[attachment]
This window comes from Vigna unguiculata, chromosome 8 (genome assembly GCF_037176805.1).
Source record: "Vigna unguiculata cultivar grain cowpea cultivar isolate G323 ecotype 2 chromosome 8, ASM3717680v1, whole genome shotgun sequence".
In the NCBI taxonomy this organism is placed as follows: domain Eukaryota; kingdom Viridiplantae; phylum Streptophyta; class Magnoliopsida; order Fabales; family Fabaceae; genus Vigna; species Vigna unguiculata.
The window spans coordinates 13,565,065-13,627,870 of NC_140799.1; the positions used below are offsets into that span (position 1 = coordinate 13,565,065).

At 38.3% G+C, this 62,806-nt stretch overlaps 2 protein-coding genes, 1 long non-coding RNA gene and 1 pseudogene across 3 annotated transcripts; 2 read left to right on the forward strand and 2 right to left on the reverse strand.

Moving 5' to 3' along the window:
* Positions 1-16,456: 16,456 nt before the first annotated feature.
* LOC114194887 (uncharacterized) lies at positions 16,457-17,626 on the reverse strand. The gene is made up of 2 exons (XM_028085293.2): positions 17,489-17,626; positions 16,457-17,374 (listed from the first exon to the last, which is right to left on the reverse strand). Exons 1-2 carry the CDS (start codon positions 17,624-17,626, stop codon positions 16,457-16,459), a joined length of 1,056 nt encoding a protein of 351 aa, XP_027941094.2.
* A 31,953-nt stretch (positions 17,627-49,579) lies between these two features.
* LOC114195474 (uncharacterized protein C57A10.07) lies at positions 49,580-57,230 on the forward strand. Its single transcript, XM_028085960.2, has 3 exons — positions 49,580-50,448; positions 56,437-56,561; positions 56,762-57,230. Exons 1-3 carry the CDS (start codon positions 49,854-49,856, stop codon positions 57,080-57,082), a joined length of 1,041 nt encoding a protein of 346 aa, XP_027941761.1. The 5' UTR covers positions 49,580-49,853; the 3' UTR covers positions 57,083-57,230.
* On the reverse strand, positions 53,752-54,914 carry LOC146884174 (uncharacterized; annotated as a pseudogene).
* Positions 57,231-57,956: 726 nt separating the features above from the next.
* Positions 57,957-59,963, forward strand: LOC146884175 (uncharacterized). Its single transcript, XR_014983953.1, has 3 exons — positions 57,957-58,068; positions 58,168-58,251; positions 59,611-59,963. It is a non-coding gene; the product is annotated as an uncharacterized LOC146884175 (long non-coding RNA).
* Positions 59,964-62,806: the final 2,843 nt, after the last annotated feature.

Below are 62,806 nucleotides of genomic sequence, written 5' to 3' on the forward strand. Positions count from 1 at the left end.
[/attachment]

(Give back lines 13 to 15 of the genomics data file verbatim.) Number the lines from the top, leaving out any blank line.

* Positions 57,957-59,963, forward strand: LOC146884175 (uncharacterized). Its single transcript, XR_014983953.1, has 3 exons — positions 57,957-58,068; positions 58,168-58,251; positions 59,611-59,963. It is a non-coding gene; the product is annotated as an uncharacterized LOC146884175 (long non-coding RNA).
* Positions 59,964-62,806: the final 2,843 nt, after the last annotated feature.

Below are 62,806 nucleotides of genomic sequence, written 5' to 3' on the forward strand. Positions count from 1 at the left end.